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How to build a basic fluent interface in 8 steps. Disclaimer: the aim of this post is not to show a comprehensive list of the different techniques that can be used to write a fluent API, tons of good information is out there on the web and.

How to build a basic fluent interface in 8 steps

If you are very interested in the subject, please take a look at Martin Fowler’s Domain-Specific Languages.Now that I took that load off my back, let’s start writing a fluent interface.Imagine we are developing an API to publish blog posts to multiple blogging platforms (Blogger, WordPress, TypePad and so on…), chances are that our (super-simplified) domain model will be something similar to this: So, creating a new blog post should be:Our domain model is very simple and the code for creating a blog post is not so bad to read or write, so in this case implementing a fluent interface might be somewhat unnecessary; but… it’s perfect for us to learn how to write a fluent API.

Shall we? In The Brain of Robert Pickering: The Combin.


Silverlight. SQL. Javascript. Gaming. Ado. School of Engineering - Stanford Engineering Everywhere. The Ramblings of a Hazy Mind. Chad Vernon. Prog21: Purely Functional Retrogames, Part 1. When I started looking into functional languages in 1998, I had just come off a series of projects writing video games for underpowered hardware: Super Nintendo, SEGA Saturn, early PowerPC-based Macintoshes without any graphics acceleration.

prog21: Purely Functional Retrogames, Part 1

My benchmark for usefulness was "Can a programming language be used to write complex, performance intensive video games? " After working through basic tutorials, and coming to grips with the lack of destructive updates, I started thinking about how to write trivial games, like Pac-Man or Defender, in a purely functional manner. Then I realized that it wasn't performance that was the issue, it was much more fundamental. I had no idea how to structure the most trivial of games without using destructive updates. Pac-Man is dead simple in any language that fits the same general model as C. In a purely functional language, none of this works. HLSL Introduction. High Level Shading Language (HLSL), a programming language for Graphic Processing Unit (GPU) in DirectX 9/10/11, supports the shader construction with C-like syntax, types, expressions, statements, and functions.

HLSL Introduction

Long time ago, Apple's RenderMan was a popular shading language that was used to generate cinematic effects with CPU in render farms. Lately, Microsoft's High-Level Shading Languages (HLSL) and OpenGL's OpenGL Shading Language (GLSL) shading languages have been developed for real-time shader on GPU. Best integrated into the DirectX 9 and plus, HLSL works solely on Windows platform. Similarly, OpenGL 1.5 to 4.0 starts to include OpenGL shading language GLSL as a standard component. These high level languages accelerated the shader development. To build a complete shader, new shading languages for GPU must work along with a host programming language such as C/C++, although it is tedious to set large amount of parameters, C/C++ is the fastest on CPU.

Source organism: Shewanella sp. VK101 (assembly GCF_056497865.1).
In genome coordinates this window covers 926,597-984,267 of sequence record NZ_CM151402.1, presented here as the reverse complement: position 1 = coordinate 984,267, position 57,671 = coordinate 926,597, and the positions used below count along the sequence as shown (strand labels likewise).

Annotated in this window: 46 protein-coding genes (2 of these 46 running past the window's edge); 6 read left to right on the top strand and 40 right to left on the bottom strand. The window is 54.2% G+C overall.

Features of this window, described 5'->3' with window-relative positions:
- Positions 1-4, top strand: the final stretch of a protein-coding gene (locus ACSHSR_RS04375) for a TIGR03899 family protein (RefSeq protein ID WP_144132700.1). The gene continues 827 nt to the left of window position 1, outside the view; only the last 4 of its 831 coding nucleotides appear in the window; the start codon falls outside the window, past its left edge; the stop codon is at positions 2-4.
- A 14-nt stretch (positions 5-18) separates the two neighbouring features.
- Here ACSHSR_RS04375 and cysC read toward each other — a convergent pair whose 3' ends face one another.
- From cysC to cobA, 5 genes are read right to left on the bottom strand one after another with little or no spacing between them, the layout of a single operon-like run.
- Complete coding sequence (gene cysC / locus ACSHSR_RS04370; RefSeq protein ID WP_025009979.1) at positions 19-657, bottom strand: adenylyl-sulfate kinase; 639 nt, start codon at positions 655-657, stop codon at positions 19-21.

The Simplest Example. FX Composer 1.8. FX Composer is no longer in active development and will not receive any further updates. v2.5 is the final release of this product.

FX Composer 1.8

Please refer to NVIDIA Nsight Visual Studio Edition for your shader debugging/profiling/authoring needs. FX Composer 2.5 is a powerful integrated development environment for shader authoring. Features in this release include: Major user interface improvements DirectX 10 support, including geometry shaders and stream out. Visual Styles - the ability to create, define, and export multiple looks for a model.

Note: mental mill Artist Edition is no longer bundled with FX Composer 2.5. Screencasts FX Composer 2.5 Overview [Youtube] [MOV] [WMV] MPQ Archivy - MPQ file format. MPQ Archives MPQ file format MoPaQ archive format on Wiki Justin Olbrantz (Quantam) and Jean-Francois Roy (BahamutZERO) have written a more detailed description of MPQ format.

MPQ Archivy - MPQ file format

It can be found on XNA Tutorial > DirectX using C# Welcome to the tutorials on DirectX and XNA.

XNA Tutorial > DirectX using C#

As you can see in the table of contents on the right, this site contains tutorials in a variety of languages. This page was written to provide some comments on the differences between these flavors. When you click on one of those languages, you’ll see they’re subdivided into Series, which again consist of several chapters. Each chapter puts its focus on a new XNA (or DirectX) related concept. Below you can see the screenshot of the final chapter of the 3 Series: Let’s first discuss the different languages: XNA using C# Released in December 2006, XNA is intended to push the ease of game programming to the extreme.

DirectX using C# Before the release of XNA, this section used to be the main section of this site, and it contains 3 full Series. RSamaium/RPG-JS - GitHub.